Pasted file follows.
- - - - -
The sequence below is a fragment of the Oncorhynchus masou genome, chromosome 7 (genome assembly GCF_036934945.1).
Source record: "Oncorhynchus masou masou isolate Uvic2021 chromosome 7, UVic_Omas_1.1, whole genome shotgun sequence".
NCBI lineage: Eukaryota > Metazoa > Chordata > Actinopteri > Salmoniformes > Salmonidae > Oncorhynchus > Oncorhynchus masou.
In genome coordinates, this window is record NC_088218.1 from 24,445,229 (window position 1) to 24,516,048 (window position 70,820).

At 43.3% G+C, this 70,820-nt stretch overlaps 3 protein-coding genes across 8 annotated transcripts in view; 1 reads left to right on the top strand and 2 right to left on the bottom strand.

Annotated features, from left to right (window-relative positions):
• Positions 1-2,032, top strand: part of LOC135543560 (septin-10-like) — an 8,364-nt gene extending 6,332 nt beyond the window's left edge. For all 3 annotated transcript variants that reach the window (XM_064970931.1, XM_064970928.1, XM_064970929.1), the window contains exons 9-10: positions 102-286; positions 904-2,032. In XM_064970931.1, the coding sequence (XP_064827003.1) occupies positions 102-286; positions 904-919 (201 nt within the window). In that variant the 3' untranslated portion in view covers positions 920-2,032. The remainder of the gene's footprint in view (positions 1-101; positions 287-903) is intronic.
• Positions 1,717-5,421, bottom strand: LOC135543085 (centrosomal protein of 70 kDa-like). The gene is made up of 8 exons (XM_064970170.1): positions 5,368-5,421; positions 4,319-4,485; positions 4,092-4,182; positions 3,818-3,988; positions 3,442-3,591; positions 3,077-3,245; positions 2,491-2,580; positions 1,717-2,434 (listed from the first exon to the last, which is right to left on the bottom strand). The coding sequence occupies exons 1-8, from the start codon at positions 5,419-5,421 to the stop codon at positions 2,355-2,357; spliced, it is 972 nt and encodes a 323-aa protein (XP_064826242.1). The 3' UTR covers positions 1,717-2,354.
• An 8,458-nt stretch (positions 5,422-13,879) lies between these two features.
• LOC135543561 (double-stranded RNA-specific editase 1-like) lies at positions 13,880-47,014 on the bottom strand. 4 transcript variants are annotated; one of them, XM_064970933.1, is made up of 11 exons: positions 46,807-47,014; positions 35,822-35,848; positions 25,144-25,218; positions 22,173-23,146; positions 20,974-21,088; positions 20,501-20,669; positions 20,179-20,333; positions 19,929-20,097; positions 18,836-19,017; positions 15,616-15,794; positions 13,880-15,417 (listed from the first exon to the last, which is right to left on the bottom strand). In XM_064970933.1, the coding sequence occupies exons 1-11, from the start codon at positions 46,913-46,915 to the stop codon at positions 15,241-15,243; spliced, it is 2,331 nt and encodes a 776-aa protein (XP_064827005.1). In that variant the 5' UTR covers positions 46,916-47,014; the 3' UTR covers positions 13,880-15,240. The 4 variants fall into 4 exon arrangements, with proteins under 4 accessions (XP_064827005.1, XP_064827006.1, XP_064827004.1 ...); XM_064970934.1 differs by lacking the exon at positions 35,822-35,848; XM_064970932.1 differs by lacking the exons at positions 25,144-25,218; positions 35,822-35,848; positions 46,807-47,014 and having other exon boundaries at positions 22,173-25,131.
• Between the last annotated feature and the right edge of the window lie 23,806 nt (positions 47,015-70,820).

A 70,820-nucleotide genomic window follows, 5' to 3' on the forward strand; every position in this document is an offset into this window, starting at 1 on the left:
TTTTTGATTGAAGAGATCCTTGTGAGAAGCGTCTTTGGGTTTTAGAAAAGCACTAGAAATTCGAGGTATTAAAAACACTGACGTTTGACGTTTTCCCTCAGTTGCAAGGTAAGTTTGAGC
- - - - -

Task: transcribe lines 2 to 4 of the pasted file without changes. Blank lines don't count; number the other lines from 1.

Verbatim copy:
Source record: "Oncorhynchus masou masou isolate Uvic2021 chromosome 7, UVic_Omas_1.1, whole genome shotgun sequence".
NCBI lineage: Eukaryota > Metazoa > Chordata > Actinopteri > Salmoniformes > Salmonidae > Oncorhynchus > Oncorhynchus masou.
In genome coordinates, this window is record NC_088218.1 from 24,445,229 (window position 1) to 24,516,048 (window position 70,820).